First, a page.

Modern source for antique glass - Fine Homebuilding

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Modern source for antique glass

comments (0) March 25th, 2009 in Blogs
JFink Justin Fink, Senior Editor

Light Restoration is less distorting and closely resembles glass found in structures built in the 19th and early 20th centuries. Approximate 3/32 thickness.
Full Restoration glass is more distorting and accurately represents much of the glass made in the 17th and 18th centuries.Approximate 1/8 thickness.
Click To Enlarge Photo: Courtesy of Manufacturer

Part of the unmistakable charm of an old house comes from the slight distortions, bubbles, pits, and imperfections of the glass used in the windows. So when one of these old panes breaks (or you want to add an additional window that fits the original look) it can be a hassle to find a suitable match.

I just learned of a New Jersey company called Bendheim, that exclusively imports a product called Restoration Glass from a company in Germany that still makes mouthblown glass using 70% recycled materials, and the same traditional cylinder method developed over 200 years ago. But the best part is that you can buy this old-style glass in full sheets or cut-to-size right from the ordering section of their Web site; no need for quotes either. Just plug in the dimensions, it tells you the price, and you click to buy. How’s that for the perfect marriage of old-school techniques and modern technology?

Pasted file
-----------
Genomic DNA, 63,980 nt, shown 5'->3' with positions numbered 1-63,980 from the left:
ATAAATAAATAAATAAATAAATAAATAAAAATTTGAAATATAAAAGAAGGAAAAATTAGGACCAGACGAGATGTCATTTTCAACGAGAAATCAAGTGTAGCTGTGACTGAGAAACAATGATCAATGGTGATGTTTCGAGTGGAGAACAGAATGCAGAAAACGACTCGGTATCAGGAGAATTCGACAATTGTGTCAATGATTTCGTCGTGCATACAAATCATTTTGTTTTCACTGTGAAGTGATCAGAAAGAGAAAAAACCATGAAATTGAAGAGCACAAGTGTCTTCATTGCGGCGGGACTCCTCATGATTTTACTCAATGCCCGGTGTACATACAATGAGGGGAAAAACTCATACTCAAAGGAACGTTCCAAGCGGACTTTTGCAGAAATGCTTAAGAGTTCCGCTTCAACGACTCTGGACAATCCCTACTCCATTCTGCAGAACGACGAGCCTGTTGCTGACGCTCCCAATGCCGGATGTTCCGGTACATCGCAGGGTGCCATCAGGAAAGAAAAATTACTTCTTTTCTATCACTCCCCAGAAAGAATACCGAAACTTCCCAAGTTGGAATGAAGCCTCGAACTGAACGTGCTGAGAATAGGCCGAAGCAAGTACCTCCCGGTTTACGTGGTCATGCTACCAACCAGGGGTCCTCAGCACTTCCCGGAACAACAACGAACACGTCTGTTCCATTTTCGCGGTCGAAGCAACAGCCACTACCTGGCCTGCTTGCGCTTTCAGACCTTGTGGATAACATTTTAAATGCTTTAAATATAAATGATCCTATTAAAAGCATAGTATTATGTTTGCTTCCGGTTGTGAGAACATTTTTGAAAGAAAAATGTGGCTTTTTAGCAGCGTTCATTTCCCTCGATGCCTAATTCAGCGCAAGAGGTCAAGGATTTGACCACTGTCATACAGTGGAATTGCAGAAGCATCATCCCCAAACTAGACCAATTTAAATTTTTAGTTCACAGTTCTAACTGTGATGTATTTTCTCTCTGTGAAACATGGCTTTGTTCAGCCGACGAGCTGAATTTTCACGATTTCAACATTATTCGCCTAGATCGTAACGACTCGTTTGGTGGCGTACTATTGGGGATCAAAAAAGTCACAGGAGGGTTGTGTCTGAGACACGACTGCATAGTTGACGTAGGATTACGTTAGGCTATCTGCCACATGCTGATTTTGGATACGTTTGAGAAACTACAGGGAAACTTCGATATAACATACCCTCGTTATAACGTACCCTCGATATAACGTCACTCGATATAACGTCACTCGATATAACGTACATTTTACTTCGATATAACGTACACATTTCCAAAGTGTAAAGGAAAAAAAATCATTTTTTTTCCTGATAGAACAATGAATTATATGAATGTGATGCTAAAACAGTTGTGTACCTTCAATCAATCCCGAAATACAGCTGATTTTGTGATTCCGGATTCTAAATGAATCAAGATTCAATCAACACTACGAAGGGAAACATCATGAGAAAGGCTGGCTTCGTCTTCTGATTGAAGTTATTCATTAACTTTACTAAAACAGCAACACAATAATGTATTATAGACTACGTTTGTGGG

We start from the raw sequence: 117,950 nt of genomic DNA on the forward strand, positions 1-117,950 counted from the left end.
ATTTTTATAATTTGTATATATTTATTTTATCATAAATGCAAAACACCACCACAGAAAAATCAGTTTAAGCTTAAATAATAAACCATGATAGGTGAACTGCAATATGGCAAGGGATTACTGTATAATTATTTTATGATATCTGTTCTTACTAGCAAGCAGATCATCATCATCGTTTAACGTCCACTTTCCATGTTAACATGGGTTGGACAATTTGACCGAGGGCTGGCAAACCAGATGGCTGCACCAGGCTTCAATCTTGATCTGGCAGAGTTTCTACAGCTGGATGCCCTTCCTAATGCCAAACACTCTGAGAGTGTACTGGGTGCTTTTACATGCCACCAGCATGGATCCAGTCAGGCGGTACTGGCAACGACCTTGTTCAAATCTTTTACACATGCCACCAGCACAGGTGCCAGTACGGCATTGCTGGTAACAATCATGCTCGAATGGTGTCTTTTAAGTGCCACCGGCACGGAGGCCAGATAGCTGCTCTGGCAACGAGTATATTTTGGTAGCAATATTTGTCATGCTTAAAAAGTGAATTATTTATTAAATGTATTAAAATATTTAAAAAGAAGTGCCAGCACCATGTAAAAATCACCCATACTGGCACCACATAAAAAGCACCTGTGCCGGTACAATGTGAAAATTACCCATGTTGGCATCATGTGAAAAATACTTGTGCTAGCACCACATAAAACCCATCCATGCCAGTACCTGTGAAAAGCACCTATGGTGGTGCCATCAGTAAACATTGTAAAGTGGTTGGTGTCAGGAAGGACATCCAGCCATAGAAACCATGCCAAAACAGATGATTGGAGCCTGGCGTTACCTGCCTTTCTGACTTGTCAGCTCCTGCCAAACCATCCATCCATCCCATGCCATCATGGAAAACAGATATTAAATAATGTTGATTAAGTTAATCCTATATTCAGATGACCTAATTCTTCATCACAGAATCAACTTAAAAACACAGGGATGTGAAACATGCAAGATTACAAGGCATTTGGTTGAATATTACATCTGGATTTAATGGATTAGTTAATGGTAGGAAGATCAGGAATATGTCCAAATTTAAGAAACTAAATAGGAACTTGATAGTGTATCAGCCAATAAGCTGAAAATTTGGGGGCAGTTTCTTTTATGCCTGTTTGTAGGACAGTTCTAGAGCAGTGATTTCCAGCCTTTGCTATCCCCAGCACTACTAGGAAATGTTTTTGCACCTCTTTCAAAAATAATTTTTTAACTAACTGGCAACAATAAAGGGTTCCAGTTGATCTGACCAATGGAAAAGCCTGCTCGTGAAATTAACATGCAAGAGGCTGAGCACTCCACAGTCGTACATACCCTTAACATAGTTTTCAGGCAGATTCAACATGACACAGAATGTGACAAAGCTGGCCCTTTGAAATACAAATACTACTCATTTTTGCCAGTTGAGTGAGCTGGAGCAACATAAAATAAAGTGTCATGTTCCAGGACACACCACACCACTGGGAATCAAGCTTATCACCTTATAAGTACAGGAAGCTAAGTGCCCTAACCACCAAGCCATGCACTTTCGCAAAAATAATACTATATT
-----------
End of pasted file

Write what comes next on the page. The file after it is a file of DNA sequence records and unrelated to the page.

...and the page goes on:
You can order a pair of glass samples, which are available in “light” and “full” restoration (click on the photos above, left). But if you are requesting samples solely to verify the quality, it should put your mind at ease to know that Bendheim Restoration Glass has been used on The White House, Monticello (Thomas Jefferson’s house), Montpelier (James Madison’s house), Mount Vernon (George Washington’s house), Colonial Williamsburg, The Shaker Village in New Hampshire, and the impressive list goes on.

The company also offers laminated safety glass that retains the same classic distortions and bubbles…no more plain-jane windows just to meet the strict building codes.

The process used in making this handmade, mouthblown glass is also fascinating to watch…here's a slideshow and video from the manufacturer.



posted in: Blogs, restoration, antique, glass

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